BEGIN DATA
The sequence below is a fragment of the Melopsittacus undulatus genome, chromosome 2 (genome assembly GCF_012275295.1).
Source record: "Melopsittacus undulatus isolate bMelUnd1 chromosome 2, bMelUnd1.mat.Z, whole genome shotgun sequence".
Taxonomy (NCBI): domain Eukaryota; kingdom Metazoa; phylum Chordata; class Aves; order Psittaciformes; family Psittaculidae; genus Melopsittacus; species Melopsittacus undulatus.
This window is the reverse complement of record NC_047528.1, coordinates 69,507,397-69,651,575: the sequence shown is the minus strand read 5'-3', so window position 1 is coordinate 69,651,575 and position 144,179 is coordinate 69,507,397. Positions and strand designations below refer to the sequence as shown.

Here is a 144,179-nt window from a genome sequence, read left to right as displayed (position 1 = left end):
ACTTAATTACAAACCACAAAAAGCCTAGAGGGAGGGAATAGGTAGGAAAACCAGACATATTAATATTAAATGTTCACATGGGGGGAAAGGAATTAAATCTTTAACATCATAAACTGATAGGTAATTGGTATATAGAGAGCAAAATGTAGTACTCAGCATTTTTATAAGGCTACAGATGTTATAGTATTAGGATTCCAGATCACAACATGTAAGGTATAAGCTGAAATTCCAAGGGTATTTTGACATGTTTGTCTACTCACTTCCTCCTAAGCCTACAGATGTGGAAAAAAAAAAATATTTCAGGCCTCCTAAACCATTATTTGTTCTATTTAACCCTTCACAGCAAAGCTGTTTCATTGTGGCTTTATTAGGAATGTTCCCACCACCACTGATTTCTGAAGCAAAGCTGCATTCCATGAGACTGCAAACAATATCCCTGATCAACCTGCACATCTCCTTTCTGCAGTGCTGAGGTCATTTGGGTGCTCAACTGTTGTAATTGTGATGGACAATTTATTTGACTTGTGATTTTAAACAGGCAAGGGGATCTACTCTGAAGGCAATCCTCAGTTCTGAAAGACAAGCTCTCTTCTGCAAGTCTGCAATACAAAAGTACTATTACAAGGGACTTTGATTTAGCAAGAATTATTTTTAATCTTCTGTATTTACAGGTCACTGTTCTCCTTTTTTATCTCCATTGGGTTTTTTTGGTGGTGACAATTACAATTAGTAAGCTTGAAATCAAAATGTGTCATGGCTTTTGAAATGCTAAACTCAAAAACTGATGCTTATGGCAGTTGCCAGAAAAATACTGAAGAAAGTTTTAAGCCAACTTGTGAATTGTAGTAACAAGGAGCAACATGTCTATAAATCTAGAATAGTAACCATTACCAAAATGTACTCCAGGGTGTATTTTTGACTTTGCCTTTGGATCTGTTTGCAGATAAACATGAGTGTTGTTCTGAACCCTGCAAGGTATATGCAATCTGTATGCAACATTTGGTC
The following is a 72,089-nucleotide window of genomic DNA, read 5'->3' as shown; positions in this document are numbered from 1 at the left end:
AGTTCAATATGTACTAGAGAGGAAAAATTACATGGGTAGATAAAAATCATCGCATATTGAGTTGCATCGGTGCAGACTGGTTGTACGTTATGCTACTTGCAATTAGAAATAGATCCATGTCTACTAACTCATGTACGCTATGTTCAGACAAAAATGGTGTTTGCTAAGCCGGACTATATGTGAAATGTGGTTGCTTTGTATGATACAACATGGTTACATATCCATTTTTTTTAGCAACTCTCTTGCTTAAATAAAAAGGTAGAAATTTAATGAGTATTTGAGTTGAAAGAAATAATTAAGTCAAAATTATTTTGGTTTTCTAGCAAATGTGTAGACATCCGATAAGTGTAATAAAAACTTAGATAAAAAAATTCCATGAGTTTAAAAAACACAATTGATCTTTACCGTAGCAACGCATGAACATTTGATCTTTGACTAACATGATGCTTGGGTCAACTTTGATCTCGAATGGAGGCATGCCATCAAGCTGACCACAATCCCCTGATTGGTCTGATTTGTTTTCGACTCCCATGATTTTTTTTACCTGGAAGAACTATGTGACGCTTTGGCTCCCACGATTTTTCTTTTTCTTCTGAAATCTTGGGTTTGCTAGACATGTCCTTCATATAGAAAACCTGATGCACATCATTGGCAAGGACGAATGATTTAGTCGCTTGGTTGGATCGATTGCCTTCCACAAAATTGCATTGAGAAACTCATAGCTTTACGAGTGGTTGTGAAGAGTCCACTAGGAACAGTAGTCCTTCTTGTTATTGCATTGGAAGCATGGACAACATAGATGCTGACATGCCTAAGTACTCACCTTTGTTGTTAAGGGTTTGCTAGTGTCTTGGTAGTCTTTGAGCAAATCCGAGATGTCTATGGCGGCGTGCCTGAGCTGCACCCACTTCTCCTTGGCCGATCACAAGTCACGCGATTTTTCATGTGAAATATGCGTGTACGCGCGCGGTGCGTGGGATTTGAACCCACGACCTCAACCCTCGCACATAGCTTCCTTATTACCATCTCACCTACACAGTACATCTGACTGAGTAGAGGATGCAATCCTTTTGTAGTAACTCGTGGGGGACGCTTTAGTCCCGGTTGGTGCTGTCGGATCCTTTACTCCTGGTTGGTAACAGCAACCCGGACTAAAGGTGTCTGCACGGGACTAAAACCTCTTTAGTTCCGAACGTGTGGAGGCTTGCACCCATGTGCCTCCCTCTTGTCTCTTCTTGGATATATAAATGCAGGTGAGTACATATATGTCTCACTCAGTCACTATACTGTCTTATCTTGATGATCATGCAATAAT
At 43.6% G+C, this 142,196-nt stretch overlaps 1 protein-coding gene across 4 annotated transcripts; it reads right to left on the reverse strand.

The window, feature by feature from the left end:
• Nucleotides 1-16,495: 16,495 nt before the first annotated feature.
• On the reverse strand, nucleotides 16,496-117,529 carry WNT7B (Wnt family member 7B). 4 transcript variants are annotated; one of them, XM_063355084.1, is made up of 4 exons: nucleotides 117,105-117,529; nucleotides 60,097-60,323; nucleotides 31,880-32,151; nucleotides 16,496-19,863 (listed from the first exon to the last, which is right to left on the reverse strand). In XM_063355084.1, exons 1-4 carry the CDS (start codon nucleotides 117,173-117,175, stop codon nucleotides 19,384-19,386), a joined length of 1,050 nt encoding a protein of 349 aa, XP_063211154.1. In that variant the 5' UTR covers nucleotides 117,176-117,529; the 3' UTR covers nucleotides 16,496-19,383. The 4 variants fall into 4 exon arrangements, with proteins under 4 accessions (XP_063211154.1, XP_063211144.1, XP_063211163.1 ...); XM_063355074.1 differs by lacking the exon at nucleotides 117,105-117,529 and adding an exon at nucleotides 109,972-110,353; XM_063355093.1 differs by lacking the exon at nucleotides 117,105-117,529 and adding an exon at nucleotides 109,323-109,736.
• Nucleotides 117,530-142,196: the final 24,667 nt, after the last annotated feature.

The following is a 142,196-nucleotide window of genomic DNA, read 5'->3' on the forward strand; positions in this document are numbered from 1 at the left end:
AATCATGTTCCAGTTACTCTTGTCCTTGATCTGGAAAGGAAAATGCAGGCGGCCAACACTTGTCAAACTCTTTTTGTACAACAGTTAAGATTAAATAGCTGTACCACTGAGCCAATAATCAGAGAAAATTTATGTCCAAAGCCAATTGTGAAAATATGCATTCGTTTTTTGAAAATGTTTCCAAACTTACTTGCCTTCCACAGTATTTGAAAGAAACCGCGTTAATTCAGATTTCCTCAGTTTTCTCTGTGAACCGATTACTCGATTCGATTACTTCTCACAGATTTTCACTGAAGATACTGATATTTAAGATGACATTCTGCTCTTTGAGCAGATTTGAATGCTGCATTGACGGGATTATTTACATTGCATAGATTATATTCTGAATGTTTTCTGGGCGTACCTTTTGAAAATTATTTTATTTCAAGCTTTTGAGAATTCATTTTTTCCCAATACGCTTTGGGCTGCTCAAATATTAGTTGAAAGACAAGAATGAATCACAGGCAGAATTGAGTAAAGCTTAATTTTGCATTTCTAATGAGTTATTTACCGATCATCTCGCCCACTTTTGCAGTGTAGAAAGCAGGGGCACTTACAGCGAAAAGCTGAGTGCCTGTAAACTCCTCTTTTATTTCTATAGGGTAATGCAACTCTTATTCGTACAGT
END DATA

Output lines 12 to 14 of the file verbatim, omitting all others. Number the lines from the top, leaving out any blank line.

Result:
• On the reverse strand, nucleotides 16,496-117,529 carry WNT7B (Wnt family member 7B). 4 transcript variants are annotated; one of them, XM_063355084.1, is made up of 4 exons: nucleotides 117,105-117,529; nucleotides 60,097-60,323; nucleotides 31,880-32,151; nucleotides 16,496-19,863 (listed from the first exon to the last, which is right to left on the reverse strand). In XM_063355084.1, exons 1-4 carry the CDS (start codon nucleotides 117,173-117,175, stop codon nucleotides 19,384-19,386), a joined length of 1,050 nt encoding a protein of 349 aa, XP_063211154.1. In that variant the 5' UTR covers nucleotides 117,176-117,529; the 3' UTR covers nucleotides 16,496-19,383. The 4 variants fall into 4 exon arrangements, with proteins under 4 accessions (XP_063211154.1, XP_063211144.1, XP_063211163.1 ...); XM_063355074.1 differs by lacking the exon at nucleotides 117,105-117,529 and adding an exon at nucleotides 109,972-110,353; XM_063355093.1 differs by lacking the exon at nucleotides 117,105-117,529 and adding an exon at nucleotides 109,323-109,736.
• Nucleotides 117,530-142,196: the final 24,667 nt, after the last annotated feature.

The following is a 142,196-nucleotide window of genomic DNA, read 5'->3' on the forward strand; positions in this document are numbered from 1 at the left end: